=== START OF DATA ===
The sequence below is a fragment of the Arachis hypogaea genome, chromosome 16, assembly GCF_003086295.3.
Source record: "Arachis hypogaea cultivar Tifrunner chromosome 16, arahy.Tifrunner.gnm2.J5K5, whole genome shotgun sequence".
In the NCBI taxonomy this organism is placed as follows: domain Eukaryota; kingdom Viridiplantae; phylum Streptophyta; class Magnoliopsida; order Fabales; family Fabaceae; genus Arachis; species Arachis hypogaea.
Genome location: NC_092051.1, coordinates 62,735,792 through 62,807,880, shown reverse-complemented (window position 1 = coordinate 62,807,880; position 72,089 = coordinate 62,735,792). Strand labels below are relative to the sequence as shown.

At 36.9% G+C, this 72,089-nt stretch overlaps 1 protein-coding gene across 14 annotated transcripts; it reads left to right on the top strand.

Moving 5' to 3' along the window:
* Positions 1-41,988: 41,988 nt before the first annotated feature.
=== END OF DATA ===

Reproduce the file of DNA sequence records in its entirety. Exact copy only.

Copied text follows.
The sequence below is a fragment of the Arachis hypogaea genome, chromosome 16, assembly GCF_003086295.3.
Source record: "Arachis hypogaea cultivar Tifrunner chromosome 16, arahy.Tifrunner.gnm2.J5K5, whole genome shotgun sequence".
In the NCBI taxonomy this organism is placed as follows: domain Eukaryota; kingdom Viridiplantae; phylum Streptophyta; class Magnoliopsida; order Fabales; family Fabaceae; genus Arachis; species Arachis hypogaea.
Genome location: NC_092051.1, coordinates 62,735,792 through 62,807,880, shown reverse-complemented (window position 1 = coordinate 62,807,880; position 72,089 = coordinate 62,735,792). Strand labels below are relative to the sequence as shown.

At 36.9% G+C, this 72,089-nt stretch overlaps 1 protein-coding gene across 14 annotated transcripts; it reads left to right on the top strand.

Moving 5' to 3' along the window:
* Positions 1-41,988: 41,988 nt before the first annotated feature.